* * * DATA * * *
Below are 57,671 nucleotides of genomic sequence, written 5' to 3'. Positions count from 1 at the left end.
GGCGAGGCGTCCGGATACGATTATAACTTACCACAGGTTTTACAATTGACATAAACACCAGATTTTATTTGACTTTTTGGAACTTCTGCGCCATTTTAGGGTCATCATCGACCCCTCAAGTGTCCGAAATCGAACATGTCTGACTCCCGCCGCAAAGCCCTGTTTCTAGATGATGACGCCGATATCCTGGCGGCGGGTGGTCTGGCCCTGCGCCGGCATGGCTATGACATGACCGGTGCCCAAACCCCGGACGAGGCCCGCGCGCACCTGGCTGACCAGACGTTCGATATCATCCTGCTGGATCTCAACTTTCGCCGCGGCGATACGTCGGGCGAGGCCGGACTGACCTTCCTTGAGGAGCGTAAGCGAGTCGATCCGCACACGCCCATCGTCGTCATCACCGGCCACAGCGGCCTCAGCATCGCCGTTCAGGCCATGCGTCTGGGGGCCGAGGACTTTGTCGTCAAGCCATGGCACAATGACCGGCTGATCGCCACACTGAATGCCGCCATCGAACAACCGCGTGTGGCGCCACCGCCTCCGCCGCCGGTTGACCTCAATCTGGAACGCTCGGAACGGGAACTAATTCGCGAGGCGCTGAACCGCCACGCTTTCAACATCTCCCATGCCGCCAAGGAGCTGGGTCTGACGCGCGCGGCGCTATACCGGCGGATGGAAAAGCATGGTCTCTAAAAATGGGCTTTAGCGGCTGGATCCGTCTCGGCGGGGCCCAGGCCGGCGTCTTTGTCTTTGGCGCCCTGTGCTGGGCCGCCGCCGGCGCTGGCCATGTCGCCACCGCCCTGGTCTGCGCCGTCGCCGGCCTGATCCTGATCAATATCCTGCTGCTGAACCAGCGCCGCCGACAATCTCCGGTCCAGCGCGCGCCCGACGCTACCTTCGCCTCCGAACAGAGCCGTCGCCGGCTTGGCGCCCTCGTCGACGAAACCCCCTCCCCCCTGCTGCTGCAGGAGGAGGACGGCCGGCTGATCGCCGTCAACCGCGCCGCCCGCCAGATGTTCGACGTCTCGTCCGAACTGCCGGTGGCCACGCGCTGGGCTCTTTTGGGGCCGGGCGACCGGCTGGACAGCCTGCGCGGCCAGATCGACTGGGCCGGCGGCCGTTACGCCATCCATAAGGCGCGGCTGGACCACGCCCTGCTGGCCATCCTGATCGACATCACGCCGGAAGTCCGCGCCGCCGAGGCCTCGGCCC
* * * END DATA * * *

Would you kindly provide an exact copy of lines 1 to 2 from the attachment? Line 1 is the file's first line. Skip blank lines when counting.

Below are 57,671 nucleotides of genomic sequence, written 5' to 3'. Positions count from 1 at the left end.
GGCGAGGCGTCCGGATACGATTATAACTTACCACAGGTTTTACAATTGACATAAACACCAGATTTTATTTGACTTTTTGGAACTTCTGCGCCATTTTAGGGTCATCATCGACCCCTCAAGTGTCCGAAATCGAACATGTCTGACTCCCGCCGCAAAGCCCTGTTTCTAGATGATGACGCCGATATCCTGGCGGCGGGTGGTCTGGCCCTGCGCCGGCATGGCTATGACATGACCGGTGCCCAAACCCCGGACGAGGCCCGCGCGCACCTGGCTGACCAGACGTTCGATATCATCCTGCTGGATCTCAACTTTCGCCGCGGCGATACGTCGGGCGAGGCCGGACTGACCTTCCTTGAGGAGCGTAAGCGAGTCGATCCGCACACGCCCATCGTCGTCATCACCGGCCACAGCGGCCTCAGCATCGCCGTTCAGGCCATGCGTCTGGGGGCCGAGGACTTTGTCGTCAAGCCATGGCACAATGACCGGCTGATCGCCACACTGAATGCCGCCATCGAACAACCGCGTGTGGCGCCACCGCCTCCGCCGCCGGTTGACCTCAATCTGGAACGCTCGGAACGGGAACTAATTCGCGAGGCGCTGAACCGCCACGCTTTCAACATCTCCCATGCCGCCAAGGAGCTGGGTCTGACGCGCGCGGCGCTATACCGGCGGATGGAAAAGCATGGTCTCTAAAAATGGGCTTTAGCGGCTGGATCCGTCTCGGCGGGGCCCAGGCCGGCGTCTTTGTCTTTGGCGCCCTGTGCTGGGCCGCCGCCGGCGCTGGCCATGTCGCCACCGCCCTGGTCTGCGCCGTCGCCGGCCTGATCCTGATCAATATCCTGCTGCTGAACCAGCGCCGCCGACAATCTCCGGTCCAGCGCGCGCCCGACGCTACCTTCGCCTCCGAACAGAGCCGTCGCCGGCTTGGCGCCCTCGTCGACGAAACCCCCTCCCCCCTGCTGCTGCAGGAGGAGGACGGCCGGCTGATCGCCGTCAACCGCGCCGCCCGCCAGATGTTCGACGTCTCGTCCGAACTGCCGGTGGCCACGCGCTGGGCTCTTTTGGGGCCGGGCGACCGGCTGGACAGCCTGCGCGGCCAGATCGACTGGGCCGGCGGCCGTTACGCCATCCATAAGGCGCGGCTGGACCACGCCCTGCTGGCCATCCTGATCGACATCACGCCGGAAGTCCGCGCCGCCGAGGCCTCGGCCC